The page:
Tuesday, January 12, 2010

How not to respond to a story

I was devastated on Sunday to hear that a friend of mine had been killed in Afghan. Sunday Mirror defence correspondent Rupert Hamer was a wonderful man who really cared about those he was writing about. It came across in his work with soldiers, senior military figures, families and charities. Tributes poured in after the news was announced because he was a man who was a joy to work with and a pleasure to know.

He knew the risks of being out on the front line but also knew that if he was going to do his job properly that meant leaving the perimeter fence of Camp Bastion.

Some people, however, can't just leave it at that. They have to use his death to promote themselves. Mr Eugenides points me towards this article today from a young lass who thinks that she was the first journalist to die in Afghan. She didn't actually die, of course, because she's still alive. Still, if it helps her get copy, eh? I won't go through the entire article because frankly reading it once was enough. I was lost for words, except a few choice sweary ones. Rupert died on Saturday: have some fucking respect.

ON 6 JULY, 2008, for four minutes my heart stopped. In those few moments, I was briefly the first British journalist to die in the war in Afghanistan. I had already been declared a fatality by soldiers on the ground after collapsing with acute heatstroke in the frontline town of Musa Qala while on foot patrol with British soldiers and US Marines in temperatures of 54C.

Yes, it's bloody hot out there and dangerous. Lots of people decide to prepare for their embed by doing a lot of phys and making sure their body is in tip top condition. The last thing a foot patrol needs is someone who will be a liability because it takes four people to carry a body on a stretcher and the Chinook which comes in to collect casualties is a target when it does so.
That Hamer has assumed the title that so nearly befell me is a tragedy. I did not know him personally, but I understand he was one of the best – skilled and dedicated to what he did. Both he and Coburn were seasoned professionals, veterans of both of the dusty wars our armed forces have fought in the past decade.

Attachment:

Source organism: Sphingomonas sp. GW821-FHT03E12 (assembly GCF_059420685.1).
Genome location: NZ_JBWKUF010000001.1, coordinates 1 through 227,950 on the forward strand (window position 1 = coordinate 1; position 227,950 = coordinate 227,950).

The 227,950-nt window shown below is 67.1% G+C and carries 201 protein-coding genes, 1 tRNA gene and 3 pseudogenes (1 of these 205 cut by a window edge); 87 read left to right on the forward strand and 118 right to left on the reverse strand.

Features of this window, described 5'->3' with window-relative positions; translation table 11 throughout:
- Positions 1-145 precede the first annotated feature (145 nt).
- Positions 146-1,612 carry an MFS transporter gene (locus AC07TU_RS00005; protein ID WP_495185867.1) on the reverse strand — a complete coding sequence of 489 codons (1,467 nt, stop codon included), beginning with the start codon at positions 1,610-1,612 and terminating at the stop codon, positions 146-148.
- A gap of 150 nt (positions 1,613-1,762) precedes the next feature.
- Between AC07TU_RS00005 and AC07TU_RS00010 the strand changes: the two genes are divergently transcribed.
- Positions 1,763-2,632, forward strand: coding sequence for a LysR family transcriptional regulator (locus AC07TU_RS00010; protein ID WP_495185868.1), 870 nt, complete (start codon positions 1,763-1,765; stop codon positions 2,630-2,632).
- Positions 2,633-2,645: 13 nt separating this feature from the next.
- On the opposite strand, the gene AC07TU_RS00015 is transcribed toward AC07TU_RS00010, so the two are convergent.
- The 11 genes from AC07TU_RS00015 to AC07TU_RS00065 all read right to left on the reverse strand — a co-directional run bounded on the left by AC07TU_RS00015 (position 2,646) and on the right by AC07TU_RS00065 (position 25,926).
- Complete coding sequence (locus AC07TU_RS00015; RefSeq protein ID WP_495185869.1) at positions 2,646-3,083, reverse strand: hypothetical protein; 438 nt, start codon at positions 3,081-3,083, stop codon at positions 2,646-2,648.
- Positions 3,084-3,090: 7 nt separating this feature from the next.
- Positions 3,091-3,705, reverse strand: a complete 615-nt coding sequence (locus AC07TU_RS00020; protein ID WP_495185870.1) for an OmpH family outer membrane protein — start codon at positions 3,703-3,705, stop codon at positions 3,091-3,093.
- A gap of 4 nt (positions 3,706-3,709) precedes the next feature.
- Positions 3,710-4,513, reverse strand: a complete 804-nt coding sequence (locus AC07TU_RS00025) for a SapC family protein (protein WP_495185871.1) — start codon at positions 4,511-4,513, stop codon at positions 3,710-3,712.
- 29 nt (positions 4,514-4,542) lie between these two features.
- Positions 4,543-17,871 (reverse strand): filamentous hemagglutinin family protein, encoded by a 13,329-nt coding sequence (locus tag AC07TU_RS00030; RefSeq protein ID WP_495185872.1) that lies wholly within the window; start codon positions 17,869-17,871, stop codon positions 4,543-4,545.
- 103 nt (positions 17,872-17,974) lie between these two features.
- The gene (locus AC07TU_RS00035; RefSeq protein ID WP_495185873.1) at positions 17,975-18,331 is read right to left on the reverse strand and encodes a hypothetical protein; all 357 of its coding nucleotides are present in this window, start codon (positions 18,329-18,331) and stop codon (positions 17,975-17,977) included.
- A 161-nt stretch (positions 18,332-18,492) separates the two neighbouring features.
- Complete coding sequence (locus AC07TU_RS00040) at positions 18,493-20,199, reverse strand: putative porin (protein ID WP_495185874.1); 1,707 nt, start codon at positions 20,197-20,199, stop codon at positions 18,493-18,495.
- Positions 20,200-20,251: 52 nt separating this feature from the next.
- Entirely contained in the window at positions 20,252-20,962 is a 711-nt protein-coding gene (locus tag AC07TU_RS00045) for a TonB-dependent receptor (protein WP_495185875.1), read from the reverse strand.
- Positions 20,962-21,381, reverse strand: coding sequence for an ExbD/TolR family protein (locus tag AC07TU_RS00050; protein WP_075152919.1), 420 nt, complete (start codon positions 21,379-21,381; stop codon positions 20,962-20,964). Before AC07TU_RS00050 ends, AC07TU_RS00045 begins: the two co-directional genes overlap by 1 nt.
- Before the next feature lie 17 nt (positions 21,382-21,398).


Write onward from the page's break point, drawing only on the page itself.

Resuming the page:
Assumed the title? The bloody title? He hasn't been awarded a peerage, he died in ghastly circumstances and leaves behind a wife, young children, friends and colleagues who will miss him dreadfully. Can you imagine having to explain to your children why daddy isn't coming home? He was a professional and I cannot imagine him ever using the death of someone else to get coverage no matter how much it's wrapped up in statements proclaiming the bravery of our troops and MERT. We know that because we read all too often of the deaths, the casualties and those people who save their lives. The Royal Army Medical Corps have 27 Victoria Crosses awarded to their numbers with two out of the three VC and Bars being awarded to soldiers in the Corp.
I will always bear the scars of what happened to me in Afghanistan. There are the nightmares, the occasional flashback, and the knee injury which my doctor keeps nagging at me to get physiotherapy for.

But these are minor scratches. Just over 18 months on, what has left the deepest mark on me is the profound respect I have for the British military, for our soldiers and for those journalists who, like Hamer and Coburn, accompany them into battle.

I think, love, that they're nothing like the scars that other people carry. They're minor, yes, but still rather handy when you want to dash out a piece to illustrate just how brave you are, it seems. Other people who don't write about their 'tragedy' in the papers just days after a father to three young children was blown up.

I suggest that if you want to really do something for the troops then it's probably worthwhile you fundraising for a charity of their choice rather than put pen to paper because frankly, this article is repulsive. Bad choice, Scotsman; Bad choice.

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